Date of This Version
Civic boosters generally have estimated the Super Bowl to have an impact of $300 to $400 million on a host city’s economy. The National Football League has used the promise of an economic windfall to convince skeptical cities that investments in new stadiums for their teams in exchange for the right to host the event makes economic sense. Evidence from host cities from 1970-2001 indicates the Super Bowl contributes approximately one-quarter of what the boosters have promised and that the game could not have contributed by any reasonable standard of statistical significance, more than $300 million to host economies.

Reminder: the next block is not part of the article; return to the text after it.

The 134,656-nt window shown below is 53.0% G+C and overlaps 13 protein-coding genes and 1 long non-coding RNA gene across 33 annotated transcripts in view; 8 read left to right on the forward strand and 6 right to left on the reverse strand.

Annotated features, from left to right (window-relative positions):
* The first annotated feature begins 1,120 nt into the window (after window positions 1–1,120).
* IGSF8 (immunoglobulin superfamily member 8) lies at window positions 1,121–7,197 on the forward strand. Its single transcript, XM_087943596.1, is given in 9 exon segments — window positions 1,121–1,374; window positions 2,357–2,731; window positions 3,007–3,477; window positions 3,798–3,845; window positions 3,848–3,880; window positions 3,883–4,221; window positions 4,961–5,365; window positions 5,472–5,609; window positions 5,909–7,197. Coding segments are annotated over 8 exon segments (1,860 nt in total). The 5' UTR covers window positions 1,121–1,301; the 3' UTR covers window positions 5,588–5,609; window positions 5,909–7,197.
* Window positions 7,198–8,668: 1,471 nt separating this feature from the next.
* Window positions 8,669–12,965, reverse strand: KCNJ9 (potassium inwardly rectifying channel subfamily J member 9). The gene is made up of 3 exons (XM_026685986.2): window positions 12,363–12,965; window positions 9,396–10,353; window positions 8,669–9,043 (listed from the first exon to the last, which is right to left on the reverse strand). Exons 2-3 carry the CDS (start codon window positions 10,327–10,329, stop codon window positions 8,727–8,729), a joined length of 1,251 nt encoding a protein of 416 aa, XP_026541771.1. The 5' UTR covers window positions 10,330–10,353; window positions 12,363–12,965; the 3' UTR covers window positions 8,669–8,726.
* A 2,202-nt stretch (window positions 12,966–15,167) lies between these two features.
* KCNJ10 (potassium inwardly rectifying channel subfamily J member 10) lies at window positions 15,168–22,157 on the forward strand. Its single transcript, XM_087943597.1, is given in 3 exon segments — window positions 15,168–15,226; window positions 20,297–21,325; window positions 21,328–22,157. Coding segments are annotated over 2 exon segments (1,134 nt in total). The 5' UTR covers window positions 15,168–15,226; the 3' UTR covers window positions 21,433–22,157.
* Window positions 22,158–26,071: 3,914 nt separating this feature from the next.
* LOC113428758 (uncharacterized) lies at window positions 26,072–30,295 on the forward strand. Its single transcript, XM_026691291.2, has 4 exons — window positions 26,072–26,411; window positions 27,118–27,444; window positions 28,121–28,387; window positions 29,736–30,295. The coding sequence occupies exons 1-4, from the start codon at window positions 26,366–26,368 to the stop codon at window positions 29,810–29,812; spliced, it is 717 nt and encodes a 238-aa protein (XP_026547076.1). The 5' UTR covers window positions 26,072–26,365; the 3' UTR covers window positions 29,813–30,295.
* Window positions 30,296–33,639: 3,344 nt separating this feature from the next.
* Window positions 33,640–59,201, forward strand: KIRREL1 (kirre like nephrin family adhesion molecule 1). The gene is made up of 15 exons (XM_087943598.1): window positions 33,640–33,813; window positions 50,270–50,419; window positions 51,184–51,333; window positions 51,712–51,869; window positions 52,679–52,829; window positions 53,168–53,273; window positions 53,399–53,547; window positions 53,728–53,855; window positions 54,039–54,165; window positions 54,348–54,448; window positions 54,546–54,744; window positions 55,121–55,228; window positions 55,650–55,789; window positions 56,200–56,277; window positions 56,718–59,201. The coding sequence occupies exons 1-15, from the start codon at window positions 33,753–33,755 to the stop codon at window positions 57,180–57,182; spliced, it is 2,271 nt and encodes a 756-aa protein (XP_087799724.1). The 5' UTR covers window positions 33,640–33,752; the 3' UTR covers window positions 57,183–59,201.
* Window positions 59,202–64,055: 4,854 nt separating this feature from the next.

Working Paper Number
Matheson, Victor and Baade, Robert, "Padding Required: Assessing the Economic Impact of the Super Bowl" (2004). Economics Department Working Papers. Paper 103.
This article was published as: Matheson, V., Baade, R. (2004). Padding Required: Assessing the Economic Impact of the Super Bowl. European Sports Management Quarterly, 6(4), pp. 353-374.